The Liberal Democrat mayoral candidate Brian Paddick has put London's "hallmark" black cabs at the centre of his transport policies.
Brian Paddick also wants traffic lights rephased
In a ten-point plan revealed on Tuesday he pledged to give licensed black cab drivers a seat on the board of Transport for London (TfL).
He also wants a consultation on whether rickshaws should be licensed or banned.
Mr Paddick is standing against Labour's current mayor Ken Livingstone and Tory candidate Boris Johnson.
He said black cabs were "integral" to London's public transport system.
"They (cab drivers) have to pass The Knowledge test and their taxis are subject to the most stringent safety checks.
"In return they deserve to... have certain privileges not extended to private hire vehicles.
"London black cabs are as much of a hallmark of London as the double-decker bus and we need to acknowledge the role they play in making London the most exciting capital in the world."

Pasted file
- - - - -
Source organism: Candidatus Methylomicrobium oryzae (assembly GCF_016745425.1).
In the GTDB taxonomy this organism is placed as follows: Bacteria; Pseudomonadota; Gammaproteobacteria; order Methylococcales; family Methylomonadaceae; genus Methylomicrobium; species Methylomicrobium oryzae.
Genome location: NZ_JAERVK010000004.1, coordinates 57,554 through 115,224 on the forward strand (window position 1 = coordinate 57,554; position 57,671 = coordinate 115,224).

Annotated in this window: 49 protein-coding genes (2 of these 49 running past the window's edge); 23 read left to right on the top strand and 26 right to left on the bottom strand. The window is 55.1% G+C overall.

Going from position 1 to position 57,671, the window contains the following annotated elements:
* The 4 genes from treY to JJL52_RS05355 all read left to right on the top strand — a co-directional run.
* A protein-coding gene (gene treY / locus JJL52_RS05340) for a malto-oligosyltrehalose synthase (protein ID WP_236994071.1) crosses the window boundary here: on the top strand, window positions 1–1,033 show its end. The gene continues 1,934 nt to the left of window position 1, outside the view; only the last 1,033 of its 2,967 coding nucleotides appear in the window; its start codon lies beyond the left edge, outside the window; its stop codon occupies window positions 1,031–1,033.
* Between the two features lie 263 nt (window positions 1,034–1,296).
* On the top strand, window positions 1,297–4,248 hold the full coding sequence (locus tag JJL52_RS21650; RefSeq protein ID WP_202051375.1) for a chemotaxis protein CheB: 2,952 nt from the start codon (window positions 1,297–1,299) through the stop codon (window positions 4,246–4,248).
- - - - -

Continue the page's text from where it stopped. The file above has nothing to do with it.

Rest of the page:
Under his ten-point plan Mr Paddick also wants traffic lights to be re-phased.
The former Metropolitan Police officer, who left the force in May 2007, will unveil a full transport manifesto later this month.
A statement for Ken Livingstone's office said he would run for mayor on his "record of delivering real improvements to London's transport system and building on those improvements".
It said he would use "new policies to further improve the transport and ensure that the public transport system is open to all Londoners".
Boris Johnson said Mr Paddick's policy of promoting black cabs and giving a seat on the board of TfL to the trade was copied from proposals he launched two weeks ago.
He said: "Nothing in these plans is new.
"A seat on the board of TfL for black cabs is overdue but is something I have proposed already and a consultation on licensing pedicabs was run by TfL in 2006."
A statement from Green Party candidate Sian Berry said: "Brian Paddick's policies are a vague and symbolic overture to the taxi lobby, not concrete measures to actually improve conditions for road users."